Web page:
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 General GameKing & Servant

SUBMITTED BY: Karmen Hvalec / Joyce Le

BORROWED FROM / INSPIRED BY: Adapted from a Japanese version

EDITED BY: Kelsey Weeks

DATE ADDED: Mar 18, 2008

 

  Small Classes (1-15 Students)ÒLarge Classes (16-39 Students)ÓHuge Classes (40+ Students)Ô

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35-50 min.

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BRIEF OUTLINE: In this fun, loud and communicative game students pick chopsticks to decide who gives the orders and who has to follow them.

 

MATERIALS NEEDED:

  • KingAndServant attachment
  • Chopsticks: 1 chopstick per student, you can buy them at 100 yen store. Mark one chopstick per group with K for King and two chopsticks with S for Servant and leave one chopstick empty. To prevent chopsticks from breaking, tape their ends with tape.
  • Envelopes (1 envelope per group, from 100 yen store or use the leftover “Eiken envelopes ” at school)

 

DETAILED EXPLANATION:

  1. Write KING & SERVANT on the blackboard with big letters. Act out the difference in meaning between King & Servant with your JTE (the funnier the better)
  2. Introduce new vocabulary by writing it on the blackboard and ask the JTE to write Japanese meaning next to it as you go along for students future reference. I believe in mnemonics and I think acting out all that new vocabulary and goofing around with the JTE really helps introduce the meaning of each new word. Also, the students reaction to the ALT shouting and screaming out loud is priceless! The actions are as follows:
    • shout (ALT shouts)
    • out loud (ALT shouts again in a BIG VOICE, use the difference between low and loud/big voice)
    • scream (ALT screams out loud)
    • count (have JTE count form 1 to 10)
    • draw (draw a picture on the blackboard, difference between "write a letter” and “draw a picture”)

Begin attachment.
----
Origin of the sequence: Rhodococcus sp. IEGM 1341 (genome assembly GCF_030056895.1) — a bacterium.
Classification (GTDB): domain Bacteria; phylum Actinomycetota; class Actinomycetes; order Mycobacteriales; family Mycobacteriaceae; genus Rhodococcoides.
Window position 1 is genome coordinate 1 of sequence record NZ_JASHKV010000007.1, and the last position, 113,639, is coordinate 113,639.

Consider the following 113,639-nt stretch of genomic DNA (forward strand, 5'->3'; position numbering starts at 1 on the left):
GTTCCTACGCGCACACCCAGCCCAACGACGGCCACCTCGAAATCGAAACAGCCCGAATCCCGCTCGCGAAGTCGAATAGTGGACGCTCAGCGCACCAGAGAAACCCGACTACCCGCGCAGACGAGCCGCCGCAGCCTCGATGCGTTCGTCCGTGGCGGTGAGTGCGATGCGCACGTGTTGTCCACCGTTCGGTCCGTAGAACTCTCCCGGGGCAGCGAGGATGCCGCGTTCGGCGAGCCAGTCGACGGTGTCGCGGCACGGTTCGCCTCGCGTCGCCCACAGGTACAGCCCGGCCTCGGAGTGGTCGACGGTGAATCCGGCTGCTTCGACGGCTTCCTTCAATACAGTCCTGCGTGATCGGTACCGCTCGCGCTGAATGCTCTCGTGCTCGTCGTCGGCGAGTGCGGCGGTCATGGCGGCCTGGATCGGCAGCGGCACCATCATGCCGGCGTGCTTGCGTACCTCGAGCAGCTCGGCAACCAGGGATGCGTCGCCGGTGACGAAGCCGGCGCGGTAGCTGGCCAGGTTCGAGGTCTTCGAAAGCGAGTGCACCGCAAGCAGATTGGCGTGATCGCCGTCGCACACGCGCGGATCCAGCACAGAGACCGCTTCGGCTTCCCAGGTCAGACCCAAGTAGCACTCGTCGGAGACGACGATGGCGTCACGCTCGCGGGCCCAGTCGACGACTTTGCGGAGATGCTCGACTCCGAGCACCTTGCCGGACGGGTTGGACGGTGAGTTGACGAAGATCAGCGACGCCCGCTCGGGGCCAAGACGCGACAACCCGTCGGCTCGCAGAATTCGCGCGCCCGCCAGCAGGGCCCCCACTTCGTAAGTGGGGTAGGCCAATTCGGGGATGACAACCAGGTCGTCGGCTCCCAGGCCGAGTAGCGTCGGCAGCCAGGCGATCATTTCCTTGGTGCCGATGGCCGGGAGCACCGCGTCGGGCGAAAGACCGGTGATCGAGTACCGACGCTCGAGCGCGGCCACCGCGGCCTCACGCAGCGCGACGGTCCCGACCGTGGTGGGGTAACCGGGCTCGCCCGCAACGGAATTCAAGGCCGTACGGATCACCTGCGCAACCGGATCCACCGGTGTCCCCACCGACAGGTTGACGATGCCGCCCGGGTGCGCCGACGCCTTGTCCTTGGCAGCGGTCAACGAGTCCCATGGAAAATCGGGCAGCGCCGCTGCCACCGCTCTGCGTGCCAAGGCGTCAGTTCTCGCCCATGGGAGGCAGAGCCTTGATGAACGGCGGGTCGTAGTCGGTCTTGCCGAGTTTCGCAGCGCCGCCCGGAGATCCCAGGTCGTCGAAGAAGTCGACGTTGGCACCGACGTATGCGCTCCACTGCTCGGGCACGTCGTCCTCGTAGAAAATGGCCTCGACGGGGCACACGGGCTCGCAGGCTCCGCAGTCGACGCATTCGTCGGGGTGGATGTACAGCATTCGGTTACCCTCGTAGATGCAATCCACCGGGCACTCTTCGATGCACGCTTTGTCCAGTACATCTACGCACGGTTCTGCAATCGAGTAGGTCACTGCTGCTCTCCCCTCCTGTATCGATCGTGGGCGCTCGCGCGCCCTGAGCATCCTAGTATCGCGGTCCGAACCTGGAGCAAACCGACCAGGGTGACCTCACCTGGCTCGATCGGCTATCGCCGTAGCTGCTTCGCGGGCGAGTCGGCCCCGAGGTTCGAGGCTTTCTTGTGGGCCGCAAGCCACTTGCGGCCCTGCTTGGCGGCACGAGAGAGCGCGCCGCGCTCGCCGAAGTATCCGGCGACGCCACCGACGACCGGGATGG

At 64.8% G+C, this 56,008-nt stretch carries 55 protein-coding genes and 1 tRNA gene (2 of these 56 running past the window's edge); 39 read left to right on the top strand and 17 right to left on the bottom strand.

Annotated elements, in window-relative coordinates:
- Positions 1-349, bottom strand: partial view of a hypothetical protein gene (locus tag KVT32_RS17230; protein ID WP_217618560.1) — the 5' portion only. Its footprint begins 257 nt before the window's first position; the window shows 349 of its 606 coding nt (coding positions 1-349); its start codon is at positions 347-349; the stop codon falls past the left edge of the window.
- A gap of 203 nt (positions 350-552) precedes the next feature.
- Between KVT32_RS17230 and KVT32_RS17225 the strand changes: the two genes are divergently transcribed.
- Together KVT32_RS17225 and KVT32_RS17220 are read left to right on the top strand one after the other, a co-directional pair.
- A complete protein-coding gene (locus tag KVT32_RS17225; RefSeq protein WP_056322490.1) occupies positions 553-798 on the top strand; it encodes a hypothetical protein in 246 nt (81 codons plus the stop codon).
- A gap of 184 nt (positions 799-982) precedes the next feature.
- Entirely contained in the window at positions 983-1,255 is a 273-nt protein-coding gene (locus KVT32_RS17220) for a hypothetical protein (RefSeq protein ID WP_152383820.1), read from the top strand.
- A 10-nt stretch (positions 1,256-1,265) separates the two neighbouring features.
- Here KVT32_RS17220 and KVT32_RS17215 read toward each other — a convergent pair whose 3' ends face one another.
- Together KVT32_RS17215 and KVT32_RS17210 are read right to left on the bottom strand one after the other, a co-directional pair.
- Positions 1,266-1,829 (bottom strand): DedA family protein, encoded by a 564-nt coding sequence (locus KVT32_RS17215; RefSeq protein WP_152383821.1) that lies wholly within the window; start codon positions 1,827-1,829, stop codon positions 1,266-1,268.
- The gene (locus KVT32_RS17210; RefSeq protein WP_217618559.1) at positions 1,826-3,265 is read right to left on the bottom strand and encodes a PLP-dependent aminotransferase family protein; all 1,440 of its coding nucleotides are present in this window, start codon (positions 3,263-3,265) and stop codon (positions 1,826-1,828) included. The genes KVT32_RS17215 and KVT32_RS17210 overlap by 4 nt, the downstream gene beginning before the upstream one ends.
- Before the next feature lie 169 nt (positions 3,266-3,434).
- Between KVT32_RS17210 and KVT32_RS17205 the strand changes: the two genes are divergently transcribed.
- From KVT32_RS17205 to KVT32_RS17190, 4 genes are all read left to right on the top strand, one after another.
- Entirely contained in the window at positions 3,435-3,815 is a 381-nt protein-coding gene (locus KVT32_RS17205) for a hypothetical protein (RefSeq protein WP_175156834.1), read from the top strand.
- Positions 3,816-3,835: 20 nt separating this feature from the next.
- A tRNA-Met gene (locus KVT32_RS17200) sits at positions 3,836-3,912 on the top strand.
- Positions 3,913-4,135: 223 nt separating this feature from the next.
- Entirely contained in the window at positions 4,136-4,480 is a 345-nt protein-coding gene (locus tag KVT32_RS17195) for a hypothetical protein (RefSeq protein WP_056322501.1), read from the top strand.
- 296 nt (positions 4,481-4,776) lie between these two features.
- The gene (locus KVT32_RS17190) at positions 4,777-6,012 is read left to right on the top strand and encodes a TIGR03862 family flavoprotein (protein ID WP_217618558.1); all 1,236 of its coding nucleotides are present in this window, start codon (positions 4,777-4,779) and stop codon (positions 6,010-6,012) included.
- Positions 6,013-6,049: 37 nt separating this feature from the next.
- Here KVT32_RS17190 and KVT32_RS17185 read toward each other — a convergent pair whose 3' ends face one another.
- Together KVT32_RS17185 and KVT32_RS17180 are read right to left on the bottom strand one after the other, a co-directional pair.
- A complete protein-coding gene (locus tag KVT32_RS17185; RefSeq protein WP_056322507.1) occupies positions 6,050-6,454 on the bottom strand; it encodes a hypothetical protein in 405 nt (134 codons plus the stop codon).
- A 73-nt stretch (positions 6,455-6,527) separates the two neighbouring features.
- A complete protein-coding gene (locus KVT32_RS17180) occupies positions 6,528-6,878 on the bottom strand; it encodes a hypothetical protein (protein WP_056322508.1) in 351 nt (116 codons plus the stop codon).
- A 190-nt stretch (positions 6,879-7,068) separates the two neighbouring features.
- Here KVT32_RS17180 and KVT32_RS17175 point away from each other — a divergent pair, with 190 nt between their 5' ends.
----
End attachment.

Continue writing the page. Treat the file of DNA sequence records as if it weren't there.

• ask (tell JTE to ask a question to one of the students
    • turn off/on the lights (tell JTE to go and turn the lights off and on)
  3. Explain how to play the game. Let the actions do the talking for you.
  4. Have the JTE select a chopstick and then choose 2 random students from the front to also pick one, leaving one chopstick for the ALT. The person with the K on the chopstick takes the envelope with actions inside, picks one, reads it and tells the servants what to do. I set it up so the ALT is the KING first. If a student is King first, help them with the reading/meaning, if necessary.
  5. Tell students to make groups, distribute envelopes with the game materials, and let the game begin.

 

VARIATIONS:

  • You can play this game with any number of students in one group, but it works best in the group of 4.
  • You can decide how many students are Servants:
    • 1 King and everyone else is a Servant 
    • 1 King and only 1 Servant, while others keep time (you can make it a rule in case the servant doesn`t do what he was told within 30 seconds other members can tell him a page in textbook from which he must read out loud, or sing “nani nani” song…)
  • Joyce's Variation:
    •  Split the class into groups and give each group one envelope with 25 cards (write #1-25 on the envelopes) and four playing cards (cheap cards can be found at the 100¥ store). The number of playing cards depend on the number of students per group. The "K" is obviously the king, "J" or "Q" are safe, and the lowest card ("9" or lower) is the servant/slave.
    • Give each group a handout ('variation worksheet' located in Materials Needed) with all the questions. Remember to replace "ALT, JTE and JHS name" with the appropriate names for your school. As a class, go over each question to ensure understanding and correct pronounciations.
    • Do a role-play with the teacher and two other students, if necessary. Everyone in the group picks a card simultaneously and shows it to each other. The 'King' draws a number from the envelope and reads the question to the servant. The servant must to do what is asked of them.
    • If you have a reward system, make sure to ask students to put the number card aside once it has been taken out of the envelope. The group with the most cards wins. If you dont have a reward system or want your students to have more practice, have them put the number card back into the envelope once the servant finishes the task.

 

TEACHING SUGGESTIONS:

  • In Japan this game is known as 王様ゲーム “Osama ge-mu”.

 

TIPS/CAUTIONS:

  • This activity works great! Even students who are usually reluctant to participate are out there shouting and screaming and singing.
  • Before wrapping up the game make sure to ask the students to check under their desks for laminated actions, since the game can get wild.
  • Ask the students not to break the chopsticks (tapping with chopsticks is a stress relief outlet for the kids, as long as they don`t break it I don`t mind them tapping).

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This page was last modified on Monday, March 19, 2012 02:43:14 PM